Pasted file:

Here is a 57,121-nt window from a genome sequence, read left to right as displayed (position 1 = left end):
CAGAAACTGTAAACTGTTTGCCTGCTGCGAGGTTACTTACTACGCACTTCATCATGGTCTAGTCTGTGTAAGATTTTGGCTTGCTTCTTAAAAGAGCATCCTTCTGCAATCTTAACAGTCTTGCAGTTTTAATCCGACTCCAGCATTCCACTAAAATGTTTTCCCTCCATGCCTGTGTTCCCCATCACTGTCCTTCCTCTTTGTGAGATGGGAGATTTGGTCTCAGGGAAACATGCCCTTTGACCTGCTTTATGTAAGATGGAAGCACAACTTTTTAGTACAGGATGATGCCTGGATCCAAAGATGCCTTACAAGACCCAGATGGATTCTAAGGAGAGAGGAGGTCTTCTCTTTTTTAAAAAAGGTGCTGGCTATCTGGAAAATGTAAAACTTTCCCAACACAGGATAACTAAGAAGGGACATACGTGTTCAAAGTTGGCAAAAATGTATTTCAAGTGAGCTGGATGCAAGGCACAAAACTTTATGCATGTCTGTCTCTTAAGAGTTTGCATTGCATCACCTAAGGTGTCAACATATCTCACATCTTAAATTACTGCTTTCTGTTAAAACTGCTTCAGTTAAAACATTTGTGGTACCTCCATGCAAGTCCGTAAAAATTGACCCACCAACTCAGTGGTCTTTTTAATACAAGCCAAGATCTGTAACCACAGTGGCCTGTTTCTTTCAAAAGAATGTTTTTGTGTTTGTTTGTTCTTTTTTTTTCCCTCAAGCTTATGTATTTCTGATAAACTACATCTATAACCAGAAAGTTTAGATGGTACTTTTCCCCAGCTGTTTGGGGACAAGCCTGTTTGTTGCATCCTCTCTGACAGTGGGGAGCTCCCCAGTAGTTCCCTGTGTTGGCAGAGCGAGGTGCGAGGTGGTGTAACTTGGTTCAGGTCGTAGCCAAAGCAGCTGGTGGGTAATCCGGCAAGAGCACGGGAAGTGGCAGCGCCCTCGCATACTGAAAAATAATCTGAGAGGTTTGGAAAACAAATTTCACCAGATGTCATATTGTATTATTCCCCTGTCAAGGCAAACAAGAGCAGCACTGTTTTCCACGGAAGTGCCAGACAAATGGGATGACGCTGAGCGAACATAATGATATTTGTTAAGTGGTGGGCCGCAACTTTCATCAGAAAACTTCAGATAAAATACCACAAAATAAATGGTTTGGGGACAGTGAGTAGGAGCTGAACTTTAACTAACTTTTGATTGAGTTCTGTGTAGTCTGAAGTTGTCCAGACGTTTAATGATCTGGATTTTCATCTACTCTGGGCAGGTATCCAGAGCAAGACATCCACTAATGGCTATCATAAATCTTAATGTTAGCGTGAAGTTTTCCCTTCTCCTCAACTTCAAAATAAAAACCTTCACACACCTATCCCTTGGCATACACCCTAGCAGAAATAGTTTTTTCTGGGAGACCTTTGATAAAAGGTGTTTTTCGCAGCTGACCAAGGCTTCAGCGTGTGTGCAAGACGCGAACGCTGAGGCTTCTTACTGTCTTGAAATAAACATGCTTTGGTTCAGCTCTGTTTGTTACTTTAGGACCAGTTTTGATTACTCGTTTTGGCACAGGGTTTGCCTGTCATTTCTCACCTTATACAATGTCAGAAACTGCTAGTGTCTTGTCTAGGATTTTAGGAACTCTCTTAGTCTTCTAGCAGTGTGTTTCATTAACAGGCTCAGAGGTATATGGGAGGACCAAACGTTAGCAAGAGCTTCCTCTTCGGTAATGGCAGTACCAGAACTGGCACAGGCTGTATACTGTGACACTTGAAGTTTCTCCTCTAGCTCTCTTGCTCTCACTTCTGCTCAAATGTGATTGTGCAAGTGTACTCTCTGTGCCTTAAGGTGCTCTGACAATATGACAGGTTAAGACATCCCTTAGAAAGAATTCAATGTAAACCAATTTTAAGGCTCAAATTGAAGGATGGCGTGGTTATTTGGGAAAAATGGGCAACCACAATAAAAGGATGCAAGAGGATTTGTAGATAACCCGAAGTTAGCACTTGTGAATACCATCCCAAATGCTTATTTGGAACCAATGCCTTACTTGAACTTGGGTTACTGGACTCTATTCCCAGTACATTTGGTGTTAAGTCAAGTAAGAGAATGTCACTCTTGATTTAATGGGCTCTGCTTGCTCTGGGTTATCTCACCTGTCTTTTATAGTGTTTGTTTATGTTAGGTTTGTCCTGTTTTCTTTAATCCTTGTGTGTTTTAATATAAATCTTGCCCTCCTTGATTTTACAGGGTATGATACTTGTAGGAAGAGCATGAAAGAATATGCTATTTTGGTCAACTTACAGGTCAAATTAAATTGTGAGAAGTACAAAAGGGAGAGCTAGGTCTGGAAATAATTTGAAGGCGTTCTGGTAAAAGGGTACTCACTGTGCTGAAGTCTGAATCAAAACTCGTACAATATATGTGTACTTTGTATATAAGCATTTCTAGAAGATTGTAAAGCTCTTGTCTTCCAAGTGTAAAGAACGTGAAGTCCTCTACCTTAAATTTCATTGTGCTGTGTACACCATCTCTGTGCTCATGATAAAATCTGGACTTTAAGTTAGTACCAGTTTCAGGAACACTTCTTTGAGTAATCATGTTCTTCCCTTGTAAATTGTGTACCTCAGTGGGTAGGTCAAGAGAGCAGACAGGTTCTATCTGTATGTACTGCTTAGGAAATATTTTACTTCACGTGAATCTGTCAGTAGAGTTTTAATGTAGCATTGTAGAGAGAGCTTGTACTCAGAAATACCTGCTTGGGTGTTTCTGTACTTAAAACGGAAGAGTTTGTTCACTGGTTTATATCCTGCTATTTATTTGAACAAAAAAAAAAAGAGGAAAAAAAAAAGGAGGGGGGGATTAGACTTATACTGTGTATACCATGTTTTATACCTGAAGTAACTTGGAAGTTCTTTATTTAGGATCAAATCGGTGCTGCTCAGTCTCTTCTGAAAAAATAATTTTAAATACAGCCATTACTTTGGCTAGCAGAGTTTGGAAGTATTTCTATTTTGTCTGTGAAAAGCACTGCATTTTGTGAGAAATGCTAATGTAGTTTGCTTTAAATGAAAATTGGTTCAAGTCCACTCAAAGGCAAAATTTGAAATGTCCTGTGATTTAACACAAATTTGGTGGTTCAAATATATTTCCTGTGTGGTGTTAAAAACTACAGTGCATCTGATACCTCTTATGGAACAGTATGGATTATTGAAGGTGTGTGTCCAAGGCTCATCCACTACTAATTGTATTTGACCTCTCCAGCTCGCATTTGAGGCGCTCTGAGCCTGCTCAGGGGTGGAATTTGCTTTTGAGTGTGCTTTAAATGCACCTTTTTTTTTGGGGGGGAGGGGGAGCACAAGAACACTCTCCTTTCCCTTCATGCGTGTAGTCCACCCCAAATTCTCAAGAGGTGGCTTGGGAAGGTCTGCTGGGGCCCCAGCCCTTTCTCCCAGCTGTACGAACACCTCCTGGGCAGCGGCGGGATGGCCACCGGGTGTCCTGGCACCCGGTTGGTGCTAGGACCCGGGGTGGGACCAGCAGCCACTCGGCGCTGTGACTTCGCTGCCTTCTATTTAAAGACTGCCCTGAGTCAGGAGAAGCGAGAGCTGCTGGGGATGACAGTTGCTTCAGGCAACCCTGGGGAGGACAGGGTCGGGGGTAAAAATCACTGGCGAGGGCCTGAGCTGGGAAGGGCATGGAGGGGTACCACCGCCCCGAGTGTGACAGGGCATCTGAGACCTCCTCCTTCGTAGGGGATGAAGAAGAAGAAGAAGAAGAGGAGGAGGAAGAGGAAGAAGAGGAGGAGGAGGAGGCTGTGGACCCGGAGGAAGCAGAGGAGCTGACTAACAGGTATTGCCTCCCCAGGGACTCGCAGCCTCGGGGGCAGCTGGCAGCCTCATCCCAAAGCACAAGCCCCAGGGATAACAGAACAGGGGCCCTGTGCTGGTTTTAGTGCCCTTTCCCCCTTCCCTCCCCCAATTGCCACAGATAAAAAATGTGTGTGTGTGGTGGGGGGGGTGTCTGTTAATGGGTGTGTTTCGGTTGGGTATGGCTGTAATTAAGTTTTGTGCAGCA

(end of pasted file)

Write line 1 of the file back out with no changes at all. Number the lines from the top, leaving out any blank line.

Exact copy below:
Here is a 57,121-nt window from a genome sequence, read left to right as displayed (position 1 = left end):